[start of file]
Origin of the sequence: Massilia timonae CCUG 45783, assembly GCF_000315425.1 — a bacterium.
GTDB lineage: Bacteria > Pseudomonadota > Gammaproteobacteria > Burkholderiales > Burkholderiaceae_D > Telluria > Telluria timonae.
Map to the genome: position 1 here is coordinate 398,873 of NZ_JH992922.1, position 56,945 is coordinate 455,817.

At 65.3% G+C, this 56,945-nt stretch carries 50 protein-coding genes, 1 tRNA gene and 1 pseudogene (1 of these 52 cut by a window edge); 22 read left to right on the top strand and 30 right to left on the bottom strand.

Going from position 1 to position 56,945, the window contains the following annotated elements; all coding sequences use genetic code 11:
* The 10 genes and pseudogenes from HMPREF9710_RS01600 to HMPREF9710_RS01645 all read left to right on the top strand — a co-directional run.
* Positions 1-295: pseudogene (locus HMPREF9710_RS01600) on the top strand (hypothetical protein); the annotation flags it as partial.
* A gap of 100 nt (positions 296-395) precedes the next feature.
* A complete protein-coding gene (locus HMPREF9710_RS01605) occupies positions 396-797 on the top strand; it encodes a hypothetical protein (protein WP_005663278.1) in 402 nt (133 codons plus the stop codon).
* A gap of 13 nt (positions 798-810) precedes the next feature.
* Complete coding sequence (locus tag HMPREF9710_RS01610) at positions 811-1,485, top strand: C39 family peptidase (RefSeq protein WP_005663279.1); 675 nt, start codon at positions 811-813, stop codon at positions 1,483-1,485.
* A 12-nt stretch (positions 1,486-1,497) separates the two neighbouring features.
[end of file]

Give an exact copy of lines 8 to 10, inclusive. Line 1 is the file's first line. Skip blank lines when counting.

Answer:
* A gap of 100 nt (positions 296-395) precedes the next feature.
* A complete protein-coding gene (locus HMPREF9710_RS01605) occupies positions 396-797 on the top strand; it encodes a hypothetical protein (protein WP_005663278.1) in 402 nt (133 codons plus the stop codon).
* A gap of 13 nt (positions 798-810) precedes the next feature.